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Yeah queerness and electronic music have been a thing since the late 70s maybe? House techno etc has been a haven countless people as well as a driver for cultural change. To apply the issac newton quote to hyperpop icons, “they stood on the shoulders of giants”

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Imma keep it real with you guys, I feel that just like most genres of music there is good hyperpop and bad hyperpop. Some of ag cooks songs are definitely hit or miss for me but fuck, the dudes got serious production skills. You can also tell a lot of these people are huge idm/electronica fans just like some of us. Some of the stuff coming out of the scene is really dope and to dismiss it just because it falls under that tag is pretty whack imo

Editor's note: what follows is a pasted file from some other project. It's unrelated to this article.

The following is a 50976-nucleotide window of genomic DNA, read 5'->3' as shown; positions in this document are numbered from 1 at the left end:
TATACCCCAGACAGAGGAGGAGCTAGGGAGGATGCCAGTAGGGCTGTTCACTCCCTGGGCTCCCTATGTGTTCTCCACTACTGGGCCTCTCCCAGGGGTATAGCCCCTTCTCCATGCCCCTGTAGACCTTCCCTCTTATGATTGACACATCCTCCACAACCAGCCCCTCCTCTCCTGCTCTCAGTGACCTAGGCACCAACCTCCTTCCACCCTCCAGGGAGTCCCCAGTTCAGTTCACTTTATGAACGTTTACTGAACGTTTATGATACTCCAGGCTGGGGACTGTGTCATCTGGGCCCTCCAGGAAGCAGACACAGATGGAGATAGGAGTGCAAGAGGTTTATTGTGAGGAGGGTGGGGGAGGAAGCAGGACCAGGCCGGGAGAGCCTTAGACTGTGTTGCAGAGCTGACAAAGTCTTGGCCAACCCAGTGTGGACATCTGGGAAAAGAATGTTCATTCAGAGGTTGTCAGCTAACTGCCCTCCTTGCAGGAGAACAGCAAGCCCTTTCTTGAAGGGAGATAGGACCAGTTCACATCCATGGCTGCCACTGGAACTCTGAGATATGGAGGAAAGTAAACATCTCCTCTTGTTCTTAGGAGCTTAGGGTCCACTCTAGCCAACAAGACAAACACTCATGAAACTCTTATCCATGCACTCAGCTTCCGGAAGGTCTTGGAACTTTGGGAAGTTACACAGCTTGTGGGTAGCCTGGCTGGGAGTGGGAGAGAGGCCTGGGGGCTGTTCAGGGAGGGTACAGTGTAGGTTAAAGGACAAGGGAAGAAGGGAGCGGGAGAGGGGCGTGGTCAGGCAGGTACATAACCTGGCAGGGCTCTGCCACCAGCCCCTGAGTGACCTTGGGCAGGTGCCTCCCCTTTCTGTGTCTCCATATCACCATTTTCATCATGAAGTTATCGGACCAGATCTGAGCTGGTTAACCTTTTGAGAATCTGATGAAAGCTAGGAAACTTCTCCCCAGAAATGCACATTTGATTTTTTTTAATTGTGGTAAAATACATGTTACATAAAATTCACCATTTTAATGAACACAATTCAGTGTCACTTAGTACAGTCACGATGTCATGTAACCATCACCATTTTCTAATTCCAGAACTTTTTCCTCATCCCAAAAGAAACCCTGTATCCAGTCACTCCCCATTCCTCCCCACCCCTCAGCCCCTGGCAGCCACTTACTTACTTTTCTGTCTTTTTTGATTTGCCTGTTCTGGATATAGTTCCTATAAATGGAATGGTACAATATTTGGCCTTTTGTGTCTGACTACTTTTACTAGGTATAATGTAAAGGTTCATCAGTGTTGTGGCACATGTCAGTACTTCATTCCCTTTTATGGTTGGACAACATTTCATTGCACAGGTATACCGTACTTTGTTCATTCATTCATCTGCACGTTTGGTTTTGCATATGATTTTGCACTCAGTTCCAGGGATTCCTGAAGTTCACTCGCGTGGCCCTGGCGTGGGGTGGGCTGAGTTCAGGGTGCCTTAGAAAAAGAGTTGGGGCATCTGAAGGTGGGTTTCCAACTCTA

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On 11/27/2020 at 3:41 AM, Hugh Mughnus said:

What about this actually rubs your johnny the right way? lol 

 

Seriously? The beat is like entering the event horizon. Do you dislike industrial, metal, or the "kind of extreme" type of IDM? Because, yeah, this pushes all those buttons for me, spangled with pop detritus in a way that I'm quite OK with.

Although there are some Sophie tracks like "Immaterial" where I'm like, OK, easy on the cheez, Chester, lol.

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17 minutes ago, sweepstakes said:

Seriously? The beat is like entering the event horizon. Do you dislike industrial, metal, or the "kind of extreme" type of IDM? Because, yeah, this pushes all those buttons for me, spangled with pop detritus in a way that I'm quite OK with.

Although there are some Sophie tracks like "Immaterial" where I'm like, OK, easy on the cheez, Chester, lol.

I like industrial & metal yeah!